CLARK COUNTY — This week, Clark County is placing the spotlight on ways residents can make environmentally-sustainable choices and reduce the amount of waste sent to the landfill.

Friday is America Recycles Day, and in honor of the nationally-recognized holiday, the Clark County Recycling District is celebrating the recycling efforts occurring within the community. A presentation Wednesday at CCRD's main office in Charlestown featured speeches from local and state officials and recycling representatives to raise awareness of opportunities for recycling in Clark County.

Clark County offers curbside recycling in Jeffersonville, Clarksville and Sellersburg, along with a number of drop-off locations, including its main office and four 24-hour drop-off sites. CCRD collected 2,248 tons of recycling in 2018, which prevents an average of 187 tons a month from going to the landfill.

CCRD Director Debby McGrath said the holiday is a way to give residents an extra push and extra reminder to recycle. The district hopes to raise awareness of other opportunities offered for county residents, including household hazardous waste disposal.

"It's an easy way to take care of your corner of the planet," she said.

At Wednesday's presentation, State Sen. Ron Grooms, R-Jeffersonville, delivered a proclamation recognizing Nov. 15, 2019 as America Recycles Day in Clark County to promote recycling as an "environmentally-efficient and economically-smart habit" and educate the community about recycling. He praised the recycling district's work in collecting recycling and diverting waste from landfills.

"This is value, folks, when you have a community that can do what you do, what we do in Clark County, for $34 a year for residents to provide recycling services and for this facility…what a value," Grooms said. "That is just a true value."

Jack Coffman, Clark County Commissioner and CCRD Board President, discussed the economic effects of recycling in the county in terms of both prospective businesses and residents.

"We have companies that want to locate here, and one of the things they ask about is if we have a recycling program," he said. "Also, I’m a real estate agent, and lots of times we have residents looking to move to Clark County or move to Southern Indiana, and that’s one of the specific reasons — they like that we have a recycling program."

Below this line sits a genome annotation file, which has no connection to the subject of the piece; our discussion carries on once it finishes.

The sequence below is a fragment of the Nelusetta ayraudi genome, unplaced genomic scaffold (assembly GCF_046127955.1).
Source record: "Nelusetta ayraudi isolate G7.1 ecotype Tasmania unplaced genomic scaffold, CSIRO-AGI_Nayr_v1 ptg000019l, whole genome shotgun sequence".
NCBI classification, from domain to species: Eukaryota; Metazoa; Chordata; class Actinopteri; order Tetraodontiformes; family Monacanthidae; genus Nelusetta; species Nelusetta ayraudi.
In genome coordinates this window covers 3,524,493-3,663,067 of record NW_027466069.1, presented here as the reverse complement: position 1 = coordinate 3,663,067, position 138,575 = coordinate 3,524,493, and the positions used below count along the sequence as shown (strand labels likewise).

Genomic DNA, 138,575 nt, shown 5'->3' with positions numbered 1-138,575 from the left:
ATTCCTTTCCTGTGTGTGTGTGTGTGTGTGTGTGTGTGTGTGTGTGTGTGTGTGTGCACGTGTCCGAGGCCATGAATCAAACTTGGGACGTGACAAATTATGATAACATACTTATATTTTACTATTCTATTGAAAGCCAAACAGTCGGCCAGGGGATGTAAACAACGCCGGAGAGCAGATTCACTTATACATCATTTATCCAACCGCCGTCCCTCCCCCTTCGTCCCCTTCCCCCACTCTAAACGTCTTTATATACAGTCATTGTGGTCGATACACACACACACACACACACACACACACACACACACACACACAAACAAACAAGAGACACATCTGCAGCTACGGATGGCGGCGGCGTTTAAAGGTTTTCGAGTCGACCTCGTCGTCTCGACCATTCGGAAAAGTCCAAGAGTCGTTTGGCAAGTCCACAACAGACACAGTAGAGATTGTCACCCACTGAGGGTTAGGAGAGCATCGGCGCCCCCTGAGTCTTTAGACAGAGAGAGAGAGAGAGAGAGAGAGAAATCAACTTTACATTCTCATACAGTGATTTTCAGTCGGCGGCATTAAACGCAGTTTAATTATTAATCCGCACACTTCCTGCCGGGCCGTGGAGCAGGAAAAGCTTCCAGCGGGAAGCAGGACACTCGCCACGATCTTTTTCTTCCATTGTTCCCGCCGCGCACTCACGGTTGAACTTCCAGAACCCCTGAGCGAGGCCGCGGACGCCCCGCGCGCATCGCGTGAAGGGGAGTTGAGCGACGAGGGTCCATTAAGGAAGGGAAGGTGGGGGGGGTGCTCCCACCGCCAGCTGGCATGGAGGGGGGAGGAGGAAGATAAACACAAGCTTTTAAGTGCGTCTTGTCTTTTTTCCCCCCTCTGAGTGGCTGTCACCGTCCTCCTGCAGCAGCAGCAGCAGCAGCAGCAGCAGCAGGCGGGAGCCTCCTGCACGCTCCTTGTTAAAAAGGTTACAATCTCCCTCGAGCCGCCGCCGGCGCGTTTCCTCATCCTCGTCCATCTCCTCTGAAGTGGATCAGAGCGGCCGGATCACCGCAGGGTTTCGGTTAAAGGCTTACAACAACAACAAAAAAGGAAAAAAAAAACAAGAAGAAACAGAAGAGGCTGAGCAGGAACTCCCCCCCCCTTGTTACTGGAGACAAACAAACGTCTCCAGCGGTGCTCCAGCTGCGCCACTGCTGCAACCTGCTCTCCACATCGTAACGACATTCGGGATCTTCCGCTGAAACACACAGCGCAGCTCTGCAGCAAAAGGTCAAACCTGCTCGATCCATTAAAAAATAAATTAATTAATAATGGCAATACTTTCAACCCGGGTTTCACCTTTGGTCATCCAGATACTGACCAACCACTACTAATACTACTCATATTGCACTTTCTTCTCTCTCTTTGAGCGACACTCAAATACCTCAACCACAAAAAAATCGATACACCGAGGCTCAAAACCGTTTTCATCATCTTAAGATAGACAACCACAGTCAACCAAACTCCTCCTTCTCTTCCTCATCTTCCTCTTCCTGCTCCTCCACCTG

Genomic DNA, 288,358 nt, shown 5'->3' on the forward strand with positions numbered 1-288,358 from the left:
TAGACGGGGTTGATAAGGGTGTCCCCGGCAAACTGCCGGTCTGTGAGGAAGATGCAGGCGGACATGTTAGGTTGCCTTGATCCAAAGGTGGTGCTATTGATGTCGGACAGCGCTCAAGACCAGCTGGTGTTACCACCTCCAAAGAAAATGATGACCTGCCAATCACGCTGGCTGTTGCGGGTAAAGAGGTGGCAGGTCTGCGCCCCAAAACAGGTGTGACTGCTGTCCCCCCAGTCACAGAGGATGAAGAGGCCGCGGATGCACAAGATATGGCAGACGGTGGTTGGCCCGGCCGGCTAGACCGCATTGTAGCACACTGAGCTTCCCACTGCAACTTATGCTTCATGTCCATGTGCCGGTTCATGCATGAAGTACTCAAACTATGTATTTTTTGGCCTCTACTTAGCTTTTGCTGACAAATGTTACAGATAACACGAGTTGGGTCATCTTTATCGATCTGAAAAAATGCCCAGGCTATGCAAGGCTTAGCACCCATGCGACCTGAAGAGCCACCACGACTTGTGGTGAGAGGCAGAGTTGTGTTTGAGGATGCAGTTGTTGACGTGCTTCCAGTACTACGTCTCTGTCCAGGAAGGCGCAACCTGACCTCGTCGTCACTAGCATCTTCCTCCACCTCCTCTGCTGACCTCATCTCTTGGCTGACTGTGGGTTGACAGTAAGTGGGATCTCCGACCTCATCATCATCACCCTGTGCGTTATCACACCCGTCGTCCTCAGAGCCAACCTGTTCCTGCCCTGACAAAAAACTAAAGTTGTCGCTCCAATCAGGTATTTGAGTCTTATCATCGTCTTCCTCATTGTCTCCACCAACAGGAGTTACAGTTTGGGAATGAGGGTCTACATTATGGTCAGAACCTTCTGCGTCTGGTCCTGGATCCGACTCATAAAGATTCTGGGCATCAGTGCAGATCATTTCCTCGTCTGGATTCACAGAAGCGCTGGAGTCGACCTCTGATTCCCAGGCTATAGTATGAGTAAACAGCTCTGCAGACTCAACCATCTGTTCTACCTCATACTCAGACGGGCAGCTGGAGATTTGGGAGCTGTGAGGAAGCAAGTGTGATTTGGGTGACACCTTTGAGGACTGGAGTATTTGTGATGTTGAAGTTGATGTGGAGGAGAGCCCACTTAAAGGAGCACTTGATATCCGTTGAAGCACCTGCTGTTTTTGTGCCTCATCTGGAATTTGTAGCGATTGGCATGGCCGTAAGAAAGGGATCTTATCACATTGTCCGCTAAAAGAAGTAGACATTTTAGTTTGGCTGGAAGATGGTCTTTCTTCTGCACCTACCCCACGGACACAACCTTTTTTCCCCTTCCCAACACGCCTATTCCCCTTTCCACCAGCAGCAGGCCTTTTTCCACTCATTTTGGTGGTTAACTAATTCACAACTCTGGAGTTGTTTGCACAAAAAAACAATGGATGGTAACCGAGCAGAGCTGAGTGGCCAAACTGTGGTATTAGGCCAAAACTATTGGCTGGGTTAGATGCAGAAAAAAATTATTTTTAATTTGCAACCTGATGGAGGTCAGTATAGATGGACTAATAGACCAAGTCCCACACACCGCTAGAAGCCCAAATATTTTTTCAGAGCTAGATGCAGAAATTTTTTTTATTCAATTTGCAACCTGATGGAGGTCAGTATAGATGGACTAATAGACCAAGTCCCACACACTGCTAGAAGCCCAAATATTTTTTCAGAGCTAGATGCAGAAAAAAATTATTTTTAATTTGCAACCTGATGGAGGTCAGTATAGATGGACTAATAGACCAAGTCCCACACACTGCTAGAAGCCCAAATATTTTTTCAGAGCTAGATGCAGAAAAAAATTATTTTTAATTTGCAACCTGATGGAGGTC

Deanna Garner, recycling market development program manager for the Indiana Department of Environmental Management (IDEM), spoke of the department's grant opportunities and the state's efforts to increase recycling, including a Community Recycling Grant intended to create cost-effective programs for recycling, waste reduction and education in communities and organizations. Indiana's recycling rate went from 16.8 percent in 2017 to 20 percent in 2018, she said.

"The reported data of recyclables from our recycling activity report increased by almost 350,000 tons from the previous year, so that's great news," she said. "By providing grant opportunities and through partnerships, we hope to help Indiana increase that number and reach as much as 50 percent recycling."

Kim Martinez, sustainability manager at WestRock Recycling, was another of the speakers at Wednesday's event. The recycling collected by CCRD is processed by the Louisville sorting facility. She said recycling contamination is between 5 percent and 8 percent at the facility, but nationally, facilities often report 20 percent to 25 percent contamination.

"I do think Southern Indiana and Louisville are doing a really great job working with our haulers, our educators and just everybody as a whole within the government helping to get the message out there about what's acceptable and what's not acceptable," she said.

McGrath said she wants residents to know that it is easy to recycle in Clark County,

"If they need assistance setting up recycling in their home, we can give them some tips," she said. "Once you set up the organization inside your house and you start the process, it works like clockwork after that. And that's one of the easiest ways to make your neighborhood and your home healthier, and of course, that carries over into the health of the planet."

New Albany and Georgetown offer curbside recycling, but the service is not available in unincorporated areas of Floyd County. The Floyd County Solid Waste District has five manned drop-off sites Tuesday through Saturday at locations in New Albany, Galena, Floyds Knobs and Georgetown, but unlike Clark County, it does not have 24-hour drop-off sites.

Mary Lou Byerley, operations manager for the Solid Waste District, said it is not difficult to get started with recycling at home. Recycling is mostly single stream, and besides aluminum cans and corrugated cardboard, residents can put most recyclable items in the same container. The district also asks residents to separate plastic bags, which are donated to a local food pantry.

“By getting started at home, you can start just small by recycling newspapers or papers and plastic bottles — that's a big thing," she said. "You can start small and work your way up where you know what's recyclable and what’s not."

Recommended for you